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Archive for the ‘Augury Books’ Category

A photo from “Landscape and marine views of Norway,” courtesy of the Public Domain Review

 

Craters of ash,
Lost nouns naming and
Renaming themselves,
Unwinding the black ribbon
Around your lonely neck.
You had one finger to the wind.
You had shoes without laces.
You boiled away tea water
Until the pot scorched
Craters into unfathomable
Ash. You stuck your hand
In it. You stuck your fist in.
You scooped something out,
Something hollowed out now,
And unfathomable.

 

 

 

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Ruth Danon lives and writes in New York City where she directs Creative and Expository Writing for NYU’s McGhee Division, the undergraduate college for non-traditional students. She is the author of Living With the Fireman (a chapbook), Triangulation from a Known Point (published by Barney Rosset’s North Star Line), and Work in the English Novel. She has published in numerous magazines in the US and abroad, including Mead, Versal, Grey Sparrow Journal, BOMB, Fence, 3rd Bed, The Paris Review, Spazio Humana, and others. A new chapbook, The Echoes, will be published by Traffic Street Press in 2015. Her work appeared in Best American Poetry 2002, edited by Robert Creeley.

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Image from Shin-Bijutsukai, courtesy of The Public Domain Review

Image from Shin-Bijutsukai, courtesy of The Public Domain Review

Maureen Alsop’s Mantic (Augury Books, 2013) has recently been reviewed in the University of Salzburg’s biannual Poetry Salzburg Review, based in Austria. British-American poet Robert Peake calls Alsop’s collection a “bewitching book of divinations.” Though the magazine is only available in print, subscriptions and individual issues, including issue 26, are available for purchase over at PSR’s site.

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An image from "The Flowers Personified" by J.J Grandville, courtesy of The Public Domain Review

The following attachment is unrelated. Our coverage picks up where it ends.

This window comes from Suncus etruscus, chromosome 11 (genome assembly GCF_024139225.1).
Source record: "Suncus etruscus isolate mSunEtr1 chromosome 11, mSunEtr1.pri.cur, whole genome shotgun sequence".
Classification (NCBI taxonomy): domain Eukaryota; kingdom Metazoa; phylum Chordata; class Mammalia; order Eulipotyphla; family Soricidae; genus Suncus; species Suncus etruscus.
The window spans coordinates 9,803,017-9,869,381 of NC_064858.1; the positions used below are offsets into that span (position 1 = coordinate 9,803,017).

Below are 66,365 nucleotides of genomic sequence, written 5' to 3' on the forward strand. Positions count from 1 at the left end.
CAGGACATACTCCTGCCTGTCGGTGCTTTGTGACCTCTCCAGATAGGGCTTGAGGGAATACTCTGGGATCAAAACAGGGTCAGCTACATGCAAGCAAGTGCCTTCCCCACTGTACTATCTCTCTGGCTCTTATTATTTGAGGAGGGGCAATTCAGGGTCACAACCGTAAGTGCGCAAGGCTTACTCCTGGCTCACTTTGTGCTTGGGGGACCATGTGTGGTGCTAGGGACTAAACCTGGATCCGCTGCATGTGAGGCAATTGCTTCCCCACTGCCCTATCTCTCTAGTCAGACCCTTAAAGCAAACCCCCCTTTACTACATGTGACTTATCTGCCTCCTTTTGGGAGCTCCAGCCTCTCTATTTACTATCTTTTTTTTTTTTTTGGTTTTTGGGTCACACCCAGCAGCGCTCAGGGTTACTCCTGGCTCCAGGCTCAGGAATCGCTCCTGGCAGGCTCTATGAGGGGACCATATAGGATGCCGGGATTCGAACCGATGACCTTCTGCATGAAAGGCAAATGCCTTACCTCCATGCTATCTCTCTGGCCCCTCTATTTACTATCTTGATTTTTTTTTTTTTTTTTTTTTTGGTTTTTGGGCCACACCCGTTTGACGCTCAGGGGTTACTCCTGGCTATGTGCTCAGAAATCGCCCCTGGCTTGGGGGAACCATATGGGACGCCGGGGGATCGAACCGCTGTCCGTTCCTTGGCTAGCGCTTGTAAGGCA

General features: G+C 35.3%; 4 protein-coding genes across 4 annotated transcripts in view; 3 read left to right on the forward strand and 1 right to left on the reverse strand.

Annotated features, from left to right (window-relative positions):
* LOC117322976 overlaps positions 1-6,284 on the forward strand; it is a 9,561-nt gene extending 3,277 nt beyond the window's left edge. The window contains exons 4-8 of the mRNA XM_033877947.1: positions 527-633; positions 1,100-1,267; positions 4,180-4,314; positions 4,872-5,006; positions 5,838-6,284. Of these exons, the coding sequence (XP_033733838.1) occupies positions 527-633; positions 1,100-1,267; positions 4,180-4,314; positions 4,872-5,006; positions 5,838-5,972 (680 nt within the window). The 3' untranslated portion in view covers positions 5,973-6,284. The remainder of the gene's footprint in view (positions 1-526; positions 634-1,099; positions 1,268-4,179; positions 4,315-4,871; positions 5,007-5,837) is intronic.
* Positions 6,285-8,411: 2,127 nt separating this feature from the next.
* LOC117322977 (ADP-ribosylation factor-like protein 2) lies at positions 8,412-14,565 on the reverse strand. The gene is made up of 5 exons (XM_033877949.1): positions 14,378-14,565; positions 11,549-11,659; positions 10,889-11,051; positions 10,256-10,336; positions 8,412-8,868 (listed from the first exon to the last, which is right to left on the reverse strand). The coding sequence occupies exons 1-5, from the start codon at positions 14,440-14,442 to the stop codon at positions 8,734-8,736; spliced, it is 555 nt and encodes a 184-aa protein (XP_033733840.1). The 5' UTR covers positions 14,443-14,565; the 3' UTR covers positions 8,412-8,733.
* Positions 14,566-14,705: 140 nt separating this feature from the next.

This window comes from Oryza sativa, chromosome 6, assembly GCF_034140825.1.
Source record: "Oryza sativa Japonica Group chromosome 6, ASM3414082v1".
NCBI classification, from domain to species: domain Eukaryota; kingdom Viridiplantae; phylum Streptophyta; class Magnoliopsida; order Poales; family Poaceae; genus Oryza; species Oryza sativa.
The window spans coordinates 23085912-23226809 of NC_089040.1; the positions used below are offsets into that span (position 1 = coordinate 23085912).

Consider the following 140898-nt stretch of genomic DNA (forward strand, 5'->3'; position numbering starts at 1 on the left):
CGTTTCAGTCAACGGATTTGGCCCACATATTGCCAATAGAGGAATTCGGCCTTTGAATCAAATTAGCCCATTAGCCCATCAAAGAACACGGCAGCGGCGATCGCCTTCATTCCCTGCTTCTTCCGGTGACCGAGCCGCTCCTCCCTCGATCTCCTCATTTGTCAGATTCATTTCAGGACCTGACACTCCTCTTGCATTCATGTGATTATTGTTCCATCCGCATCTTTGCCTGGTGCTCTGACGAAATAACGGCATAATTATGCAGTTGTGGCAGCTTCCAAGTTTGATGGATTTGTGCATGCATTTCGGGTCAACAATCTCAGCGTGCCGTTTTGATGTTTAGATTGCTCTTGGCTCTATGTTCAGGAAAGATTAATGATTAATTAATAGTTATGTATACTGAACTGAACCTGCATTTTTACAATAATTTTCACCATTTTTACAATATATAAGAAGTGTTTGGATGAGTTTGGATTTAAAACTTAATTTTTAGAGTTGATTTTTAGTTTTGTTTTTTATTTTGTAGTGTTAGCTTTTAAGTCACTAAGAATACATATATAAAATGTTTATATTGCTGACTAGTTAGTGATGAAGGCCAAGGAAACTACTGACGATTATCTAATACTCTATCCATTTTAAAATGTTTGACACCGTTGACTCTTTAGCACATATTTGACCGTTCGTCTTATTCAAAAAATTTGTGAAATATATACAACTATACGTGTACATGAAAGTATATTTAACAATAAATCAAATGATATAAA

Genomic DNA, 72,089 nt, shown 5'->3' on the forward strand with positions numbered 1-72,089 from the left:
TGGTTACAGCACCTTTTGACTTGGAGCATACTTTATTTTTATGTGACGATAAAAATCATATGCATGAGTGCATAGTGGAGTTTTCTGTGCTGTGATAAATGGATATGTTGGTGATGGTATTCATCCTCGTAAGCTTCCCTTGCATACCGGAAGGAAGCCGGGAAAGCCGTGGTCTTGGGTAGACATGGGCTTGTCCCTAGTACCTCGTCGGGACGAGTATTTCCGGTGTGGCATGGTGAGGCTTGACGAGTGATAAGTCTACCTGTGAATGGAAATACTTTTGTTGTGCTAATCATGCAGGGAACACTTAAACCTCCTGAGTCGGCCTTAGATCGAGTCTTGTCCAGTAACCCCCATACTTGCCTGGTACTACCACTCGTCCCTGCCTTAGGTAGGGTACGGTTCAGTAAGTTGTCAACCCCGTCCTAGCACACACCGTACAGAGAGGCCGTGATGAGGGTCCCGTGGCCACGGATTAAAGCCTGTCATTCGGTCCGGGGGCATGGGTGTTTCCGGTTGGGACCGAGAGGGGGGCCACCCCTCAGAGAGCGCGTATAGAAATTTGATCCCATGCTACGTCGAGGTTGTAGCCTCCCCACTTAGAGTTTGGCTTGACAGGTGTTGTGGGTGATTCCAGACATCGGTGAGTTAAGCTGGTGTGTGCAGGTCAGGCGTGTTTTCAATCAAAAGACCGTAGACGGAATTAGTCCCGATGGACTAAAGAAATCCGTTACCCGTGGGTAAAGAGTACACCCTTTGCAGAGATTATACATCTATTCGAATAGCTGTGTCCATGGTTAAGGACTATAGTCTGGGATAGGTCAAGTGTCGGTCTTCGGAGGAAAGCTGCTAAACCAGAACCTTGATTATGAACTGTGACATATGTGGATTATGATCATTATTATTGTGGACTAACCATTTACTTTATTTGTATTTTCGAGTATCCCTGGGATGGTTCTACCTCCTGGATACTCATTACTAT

An image from “The Flowers Personified” by J.J Grandville, courtesy of The Public Domain Review

Poet Carey McHugh was recently published in Tin House’s latest issue. Her poem, “Diagram of Select Cuts,” is featured amongst poets such as Dorothea Lasky, Richard Siken, and Deborah Landau. McHugh will be publishing her new manuscript, American Gramophone, with Augury in the spring.

For more information on Tin House’s latest issue, head over to their site!

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An image from "Flowers and  Pictures of the Holy Land" by Boulos Meo, courtesy of The Public Domain Review

An image from “Flowers and Pictures of the Holy Land” by Boulos Meo, courtesy of The Public Domain Review

 

We are excited to acknowledge the recent review of Frances Justine Post (BEAST, Augury Books, 2014) on Sabotage Review. The review, written by Cecelia Bennet, discusses the ‘multifaceted self,’ focusing on the sense of danger and power struggles within BEAST.

“These features are integral to the collection as a whole, and serve only to emphasise the wildly fragmented self that it portrays. In Beast, Frances Justine Post’s poems tell a story from every conceivable angle. To do this, she presents us with a series of surprising self-portraits: ‘Self-Portrait as a Witch’ exists alongside ‘Self-Portrait as Maelstorm’, ‘Self-Portrait in the Shadow of a Volcano’, ‘Self-Portrait in the Body of a Whale’, and even ‘Self-Portrait as the Crumbs You Dropped’. The face of the narrative changes constantly. Read together the poems create a sense of a wider story of torn hearts, conflicting reactions, bitter struggle. In this sense, the collection is very well put together: by encouraging us to fill in the gaps and interact with the book as a whole, Post draws her readers through an intensely intimate journey.”
Read the whole review here.
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Find it new from seller Augury Books

 

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How good it is to be fat! How good to be a member of the corpulent class, smelling just baked rolls and fried blood sausages wafting from the open windows on Park Avenue, and not one of the whip thin hoards confined to lower Manhattan with the stench of raw sewage always in the nose.

Except, they aren’t confined down there. Who do you think is doubling all those Park Avenue chins? Each brownstone has an alien busy at its center. Sleeves rolled up on meaty foreign arms, foreign palms pressing into the family dough. You see that house there, the one with the gay yellow curtains fluttering at the kitchen window? Little does that gloriously tubby family know that along with the rich smells of breakfast, that’s typhoid smeared all over the curtains, typhoid glazing those yeasty rolls.